Crowd monitoring in dairy cattle : Real-time VOC profiling by direct mass spectrometry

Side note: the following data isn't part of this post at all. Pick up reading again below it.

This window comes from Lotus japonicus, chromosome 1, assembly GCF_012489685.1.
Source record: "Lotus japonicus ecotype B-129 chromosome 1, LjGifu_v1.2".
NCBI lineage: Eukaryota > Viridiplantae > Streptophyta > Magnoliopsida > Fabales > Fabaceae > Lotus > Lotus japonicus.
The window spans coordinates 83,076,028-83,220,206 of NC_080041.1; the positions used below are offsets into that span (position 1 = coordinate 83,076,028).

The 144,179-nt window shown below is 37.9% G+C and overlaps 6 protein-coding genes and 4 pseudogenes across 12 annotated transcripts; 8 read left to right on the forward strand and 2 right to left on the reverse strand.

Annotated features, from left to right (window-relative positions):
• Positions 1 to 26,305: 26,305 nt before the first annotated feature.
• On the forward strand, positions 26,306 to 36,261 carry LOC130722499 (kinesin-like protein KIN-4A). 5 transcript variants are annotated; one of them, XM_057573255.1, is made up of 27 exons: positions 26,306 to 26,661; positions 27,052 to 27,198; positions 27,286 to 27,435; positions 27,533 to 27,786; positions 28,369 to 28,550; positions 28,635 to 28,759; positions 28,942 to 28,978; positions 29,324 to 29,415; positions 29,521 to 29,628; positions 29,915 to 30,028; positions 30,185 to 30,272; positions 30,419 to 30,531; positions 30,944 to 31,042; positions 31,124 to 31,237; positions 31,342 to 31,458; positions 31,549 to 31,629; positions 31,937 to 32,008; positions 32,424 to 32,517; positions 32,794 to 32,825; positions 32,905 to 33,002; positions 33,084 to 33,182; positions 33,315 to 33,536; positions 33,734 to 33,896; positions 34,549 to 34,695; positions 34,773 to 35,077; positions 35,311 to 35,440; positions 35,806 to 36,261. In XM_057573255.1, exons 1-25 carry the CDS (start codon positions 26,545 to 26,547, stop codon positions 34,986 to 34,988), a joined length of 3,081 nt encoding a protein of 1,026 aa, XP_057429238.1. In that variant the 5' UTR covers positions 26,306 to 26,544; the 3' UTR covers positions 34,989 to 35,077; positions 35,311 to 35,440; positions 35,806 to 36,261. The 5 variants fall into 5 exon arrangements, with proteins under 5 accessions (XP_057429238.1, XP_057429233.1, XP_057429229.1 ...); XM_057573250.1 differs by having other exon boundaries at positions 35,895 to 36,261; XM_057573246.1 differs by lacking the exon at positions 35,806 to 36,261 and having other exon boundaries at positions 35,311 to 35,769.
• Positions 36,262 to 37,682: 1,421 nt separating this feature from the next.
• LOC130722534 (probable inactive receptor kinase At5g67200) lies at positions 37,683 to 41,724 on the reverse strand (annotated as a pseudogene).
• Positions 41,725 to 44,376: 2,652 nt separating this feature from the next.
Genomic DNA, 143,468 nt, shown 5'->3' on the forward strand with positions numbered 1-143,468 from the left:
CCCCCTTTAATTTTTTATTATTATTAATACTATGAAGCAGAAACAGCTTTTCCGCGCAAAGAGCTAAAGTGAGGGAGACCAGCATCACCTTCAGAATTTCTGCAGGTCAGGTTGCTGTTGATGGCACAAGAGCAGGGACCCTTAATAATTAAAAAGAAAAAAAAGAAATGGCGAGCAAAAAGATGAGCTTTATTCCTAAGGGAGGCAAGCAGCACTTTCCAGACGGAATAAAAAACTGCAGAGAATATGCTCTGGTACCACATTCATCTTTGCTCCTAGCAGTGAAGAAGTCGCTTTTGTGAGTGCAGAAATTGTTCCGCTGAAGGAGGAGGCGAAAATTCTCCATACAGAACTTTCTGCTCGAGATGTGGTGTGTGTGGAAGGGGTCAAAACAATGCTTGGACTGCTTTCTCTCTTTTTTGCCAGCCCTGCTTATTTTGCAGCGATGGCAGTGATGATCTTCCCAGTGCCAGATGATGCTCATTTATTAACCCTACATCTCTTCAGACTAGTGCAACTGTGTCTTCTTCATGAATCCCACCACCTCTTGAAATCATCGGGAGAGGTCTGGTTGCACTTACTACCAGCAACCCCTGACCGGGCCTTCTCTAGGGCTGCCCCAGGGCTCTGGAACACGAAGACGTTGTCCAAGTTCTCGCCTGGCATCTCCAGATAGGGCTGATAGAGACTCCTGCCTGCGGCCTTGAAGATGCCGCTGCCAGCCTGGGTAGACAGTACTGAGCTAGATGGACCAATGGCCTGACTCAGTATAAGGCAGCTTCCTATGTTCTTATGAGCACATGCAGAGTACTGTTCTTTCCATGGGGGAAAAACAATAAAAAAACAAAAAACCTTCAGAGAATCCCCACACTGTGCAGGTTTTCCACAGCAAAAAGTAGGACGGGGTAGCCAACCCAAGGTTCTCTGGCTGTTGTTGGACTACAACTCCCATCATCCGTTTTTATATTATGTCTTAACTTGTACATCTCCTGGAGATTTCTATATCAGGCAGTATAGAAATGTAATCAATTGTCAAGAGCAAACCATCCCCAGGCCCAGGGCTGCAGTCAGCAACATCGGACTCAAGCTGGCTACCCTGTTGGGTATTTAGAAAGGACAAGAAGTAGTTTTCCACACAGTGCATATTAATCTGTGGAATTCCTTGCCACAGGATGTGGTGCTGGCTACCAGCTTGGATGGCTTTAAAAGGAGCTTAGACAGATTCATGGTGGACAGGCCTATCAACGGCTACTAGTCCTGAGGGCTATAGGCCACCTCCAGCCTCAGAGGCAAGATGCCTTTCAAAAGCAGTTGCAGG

Volatile organic compounds (VOCs) emitted from breath, faeces or skin may reflect physiological and pathological processes in vivo. Our setup employs real-time PTR-TOF-MS to explore VOC emissions of dairy cows in stable air under field conditions. Within one herd of 596 cows, seven groups (8-117 cows per group) were assessed. Groups differed in milk yield and health status (two contained cows with paratuberculosis, a chronic intestinal infection). Each group arrived one after another in the area of air measurement in front of the milking parlour. A customised PTR-TOF-MS system with a 6 m long and heated transfer line, was used for measuring VOCs continuously for 7 hours in 1.5 meter above the cows. Three consecutive time periods were investigated. Twenty-seven VOCs increased while animals were gathering in the waiting area, and decreased when animals entered the milking parlour. Linear correlations between the number of animals present and VOC concentrations was found for (C4H6)H+ and (C3H6O)H+. Relatively high concentration of acetone above cows that gave recently birth to a calf might be related to increased fat turnover due to calving and different nutrition. Changes in VOC emissions were related to the presence of animals with paratuberculosis, to different average milk yield per group and to the time of the day (morning versus noon milking time). In a perspective, VOC monitoring of stable air may provide additional immediate information on animal metabolic or health status and foster novel applications in the field of breath research. .